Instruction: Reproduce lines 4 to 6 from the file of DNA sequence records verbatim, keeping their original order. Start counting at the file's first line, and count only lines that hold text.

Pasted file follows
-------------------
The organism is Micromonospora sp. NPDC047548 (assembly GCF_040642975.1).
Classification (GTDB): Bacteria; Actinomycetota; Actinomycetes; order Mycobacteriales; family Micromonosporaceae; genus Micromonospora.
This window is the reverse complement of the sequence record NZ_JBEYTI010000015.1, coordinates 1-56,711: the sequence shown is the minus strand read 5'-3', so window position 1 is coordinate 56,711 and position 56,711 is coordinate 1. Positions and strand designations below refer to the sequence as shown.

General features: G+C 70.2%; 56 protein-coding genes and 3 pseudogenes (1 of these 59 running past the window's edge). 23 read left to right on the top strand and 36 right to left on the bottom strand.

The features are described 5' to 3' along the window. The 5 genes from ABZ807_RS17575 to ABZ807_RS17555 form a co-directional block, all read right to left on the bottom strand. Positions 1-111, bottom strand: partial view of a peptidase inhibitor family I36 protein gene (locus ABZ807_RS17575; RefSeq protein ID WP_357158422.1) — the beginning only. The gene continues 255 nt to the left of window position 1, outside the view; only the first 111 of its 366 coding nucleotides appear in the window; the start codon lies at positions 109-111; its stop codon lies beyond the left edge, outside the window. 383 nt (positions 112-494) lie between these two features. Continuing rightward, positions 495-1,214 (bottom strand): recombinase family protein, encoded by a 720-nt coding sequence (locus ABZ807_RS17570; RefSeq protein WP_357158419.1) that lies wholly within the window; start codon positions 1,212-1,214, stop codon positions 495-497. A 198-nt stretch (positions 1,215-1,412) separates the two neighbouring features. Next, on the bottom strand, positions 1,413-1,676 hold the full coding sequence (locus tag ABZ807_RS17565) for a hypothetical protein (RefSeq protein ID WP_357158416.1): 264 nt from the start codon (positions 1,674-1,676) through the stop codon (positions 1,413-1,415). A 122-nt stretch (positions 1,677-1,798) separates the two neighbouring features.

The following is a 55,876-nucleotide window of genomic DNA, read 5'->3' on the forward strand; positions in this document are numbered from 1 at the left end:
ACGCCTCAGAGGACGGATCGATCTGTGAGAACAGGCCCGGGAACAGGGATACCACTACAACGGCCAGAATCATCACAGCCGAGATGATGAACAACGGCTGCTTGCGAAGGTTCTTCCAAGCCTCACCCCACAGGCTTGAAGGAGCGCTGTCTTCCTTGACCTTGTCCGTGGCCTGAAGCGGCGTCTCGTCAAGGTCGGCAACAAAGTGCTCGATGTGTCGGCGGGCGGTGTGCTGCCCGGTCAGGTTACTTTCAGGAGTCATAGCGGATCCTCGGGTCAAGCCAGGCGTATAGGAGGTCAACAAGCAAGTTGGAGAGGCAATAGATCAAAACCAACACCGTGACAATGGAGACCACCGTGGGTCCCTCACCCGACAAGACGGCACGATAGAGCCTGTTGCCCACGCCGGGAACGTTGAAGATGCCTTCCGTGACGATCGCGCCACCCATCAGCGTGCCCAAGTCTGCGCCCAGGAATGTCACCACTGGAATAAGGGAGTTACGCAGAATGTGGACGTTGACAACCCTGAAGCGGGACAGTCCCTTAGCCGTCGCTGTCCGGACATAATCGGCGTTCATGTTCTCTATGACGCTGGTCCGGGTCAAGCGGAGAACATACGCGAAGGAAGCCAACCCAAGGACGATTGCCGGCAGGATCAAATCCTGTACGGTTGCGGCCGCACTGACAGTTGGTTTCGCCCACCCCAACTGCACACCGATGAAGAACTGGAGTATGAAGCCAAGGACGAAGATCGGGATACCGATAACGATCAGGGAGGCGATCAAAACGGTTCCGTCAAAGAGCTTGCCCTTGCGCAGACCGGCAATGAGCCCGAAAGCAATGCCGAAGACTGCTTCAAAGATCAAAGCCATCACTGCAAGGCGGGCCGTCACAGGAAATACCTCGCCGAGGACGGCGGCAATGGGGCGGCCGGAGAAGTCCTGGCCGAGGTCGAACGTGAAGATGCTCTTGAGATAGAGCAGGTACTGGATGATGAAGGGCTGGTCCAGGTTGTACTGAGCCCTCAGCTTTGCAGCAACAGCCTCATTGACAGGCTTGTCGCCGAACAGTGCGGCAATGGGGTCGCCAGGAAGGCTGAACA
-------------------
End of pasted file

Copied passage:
General features: G+C 70.2%; 56 protein-coding genes and 3 pseudogenes (1 of these 59 running past the window's edge). 23 read left to right on the top strand and 36 right to left on the bottom strand.

The features are described 5' to 3' along the window. The 5 genes from ABZ807_RS17575 to ABZ807_RS17555 form a co-directional block, all read right to left on the bottom strand. Positions 1-111, bottom strand: partial view of a peptidase inhibitor family I36 protein gene (locus ABZ807_RS17575; RefSeq protein ID WP_357158422.1) — the beginning only. The gene continues 255 nt to the left of window position 1, outside the view; only the first 111 of its 366 coding nucleotides appear in the window; the start codon lies at positions 109-111; its stop codon lies beyond the left edge, outside the window. 383 nt (positions 112-494) lie between these two features. Continuing rightward, positions 495-1,214 (bottom strand): recombinase family protein, encoded by a 720-nt coding sequence (locus ABZ807_RS17570; RefSeq protein WP_357158419.1) that lies wholly within the window; start codon positions 1,212-1,214, stop codon positions 495-497. A 198-nt stretch (positions 1,215-1,412) separates the two neighbouring features. Next, on the bottom strand, positions 1,413-1,676 hold the full coding sequence (locus tag ABZ807_RS17565) for a hypothetical protein (RefSeq protein ID WP_357158416.1): 264 nt from the start codon (positions 1,674-1,676) through the stop codon (positions 1,413-1,415). A 122-nt stretch (positions 1,677-1,798) separates the two neighbouring features.

The following is a 55,876-nucleotide window of genomic DNA, read 5'->3' on the forward strand; positions in this document are numbered from 1 at the left end: